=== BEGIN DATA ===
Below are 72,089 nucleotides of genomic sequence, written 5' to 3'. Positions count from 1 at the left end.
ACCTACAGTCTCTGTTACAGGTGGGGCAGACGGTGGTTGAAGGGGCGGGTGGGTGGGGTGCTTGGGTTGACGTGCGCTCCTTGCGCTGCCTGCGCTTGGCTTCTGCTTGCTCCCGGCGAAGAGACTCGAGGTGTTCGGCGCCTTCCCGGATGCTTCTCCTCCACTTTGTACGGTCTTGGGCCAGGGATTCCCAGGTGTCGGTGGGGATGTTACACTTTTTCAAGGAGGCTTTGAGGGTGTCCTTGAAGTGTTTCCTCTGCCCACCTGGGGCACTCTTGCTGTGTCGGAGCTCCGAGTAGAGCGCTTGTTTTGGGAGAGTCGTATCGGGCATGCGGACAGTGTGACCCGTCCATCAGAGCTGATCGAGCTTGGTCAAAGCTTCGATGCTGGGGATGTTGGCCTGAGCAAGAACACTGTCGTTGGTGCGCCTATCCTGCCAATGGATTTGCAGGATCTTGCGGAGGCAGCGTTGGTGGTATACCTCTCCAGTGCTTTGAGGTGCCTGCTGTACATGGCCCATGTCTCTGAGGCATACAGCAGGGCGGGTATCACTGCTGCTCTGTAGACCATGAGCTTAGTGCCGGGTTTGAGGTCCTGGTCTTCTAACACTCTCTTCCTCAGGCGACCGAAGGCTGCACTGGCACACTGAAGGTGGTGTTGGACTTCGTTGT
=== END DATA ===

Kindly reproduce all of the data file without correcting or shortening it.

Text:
Below are 72,089 nucleotides of genomic sequence, written 5' to 3'. Positions count from 1 at the left end.
ACCTACAGTCTCTGTTACAGGTGGGGCAGACGGTGGTTGAAGGGGCGGGTGGGTGGGGTGCTTGGGTTGACGTGCGCTCCTTGCGCTGCCTGCGCTTGGCTTCTGCTTGCTCCCGGCGAAGAGACTCGAGGTGTTCGGCGCCTTCCCGGATGCTTCTCCTCCACTTTGTACGGTCTTGGGCCAGGGATTCCCAGGTGTCGGTGGGGATGTTACACTTTTTCAAGGAGGCTTTGAGGGTGTCCTTGAAGTGTTTCCTCTGCCCACCTGGGGCACTCTTGCTGTGTCGGAGCTCCGAGTAGAGCGCTTGTTTTGGGAGAGTCGTATCGGGCATGCGGACAGTGTGACCCGTCCATCAGAGCTGATCGAGCTTGGTCAAAGCTTCGATGCTGGGGATGTTGGCCTGAGCAAGAACACTGTCGTTGGTGCGCCTATCCTGCCAATGGATTTGCAGGATCTTGCGGAGGCAGCGTTGGTGGTATACCTCTCCAGTGCTTTGAGGTGCCTGCTGTACATGGCCCATGTCTCTGAGGCATACAGCAGGGCGGGTATCACTGCTGCTCTGTAGACCATGAGCTTAGTGCCGGGTTTGAGGTCCTGGTCTTCTAACACTCTCTTCCTCAGGCGACCGAAGGCTGCACTGGCACACTGAAGGTGGTGTTGGACTTCGTTGT